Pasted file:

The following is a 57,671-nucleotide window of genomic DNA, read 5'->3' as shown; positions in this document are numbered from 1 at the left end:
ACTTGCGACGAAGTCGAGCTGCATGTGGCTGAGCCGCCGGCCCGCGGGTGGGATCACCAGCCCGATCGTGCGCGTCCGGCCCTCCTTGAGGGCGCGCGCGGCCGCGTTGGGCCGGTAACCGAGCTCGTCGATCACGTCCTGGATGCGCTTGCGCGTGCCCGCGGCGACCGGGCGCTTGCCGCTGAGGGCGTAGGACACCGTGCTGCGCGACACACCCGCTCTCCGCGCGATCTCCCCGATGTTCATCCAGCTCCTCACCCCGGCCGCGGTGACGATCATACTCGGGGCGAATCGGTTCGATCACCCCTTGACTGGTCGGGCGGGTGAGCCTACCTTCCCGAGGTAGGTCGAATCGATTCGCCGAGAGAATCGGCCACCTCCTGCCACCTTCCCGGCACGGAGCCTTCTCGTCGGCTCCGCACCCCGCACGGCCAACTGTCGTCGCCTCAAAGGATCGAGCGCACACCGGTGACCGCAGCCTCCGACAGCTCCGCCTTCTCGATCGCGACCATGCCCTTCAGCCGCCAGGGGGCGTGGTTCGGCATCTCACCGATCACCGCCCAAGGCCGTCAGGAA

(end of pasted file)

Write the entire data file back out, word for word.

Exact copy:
The following is a 57,671-nucleotide window of genomic DNA, read 5'->3' as shown; positions in this document are numbered from 1 at the left end:
ACTTGCGACGAAGTCGAGCTGCATGTGGCTGAGCCGCCGGCCCGCGGGTGGGATCACCAGCCCGATCGTGCGCGTCCGGCCCTCCTTGAGGGCGCGCGCGGCCGCGTTGGGCCGGTAACCGAGCTCGTCGATCACGTCCTGGATGCGCTTGCGCGTGCCCGCGGCGACCGGGCGCTTGCCGCTGAGGGCGTAGGACACCGTGCTGCGCGACACACCCGCTCTCCGCGCGATCTCCCCGATGTTCATCCAGCTCCTCACCCCGGCCGCGGTGACGATCATACTCGGGGCGAATCGGTTCGATCACCCCTTGACTGGTCGGGCGGGTGAGCCTACCTTCCCGAGGTAGGTCGAATCGATTCGCCGAGAGAATCGGCCACCTCCTGCCACCTTCCCGGCACGGAGCCTTCTCGTCGGCTCCGCACCCCGCACGGCCAACTGTCGTCGCCTCAAAGGATCGAGCGCACACCGGTGACCGCAGCCTCCGACAGCTCCGCCTTCTCGATCGCGACCATGCCCTTCAGCCGCCAGGGGGCGTGGTTCGGCATCTCACCGATCACCGCCCAAGGCCGTCAGGAA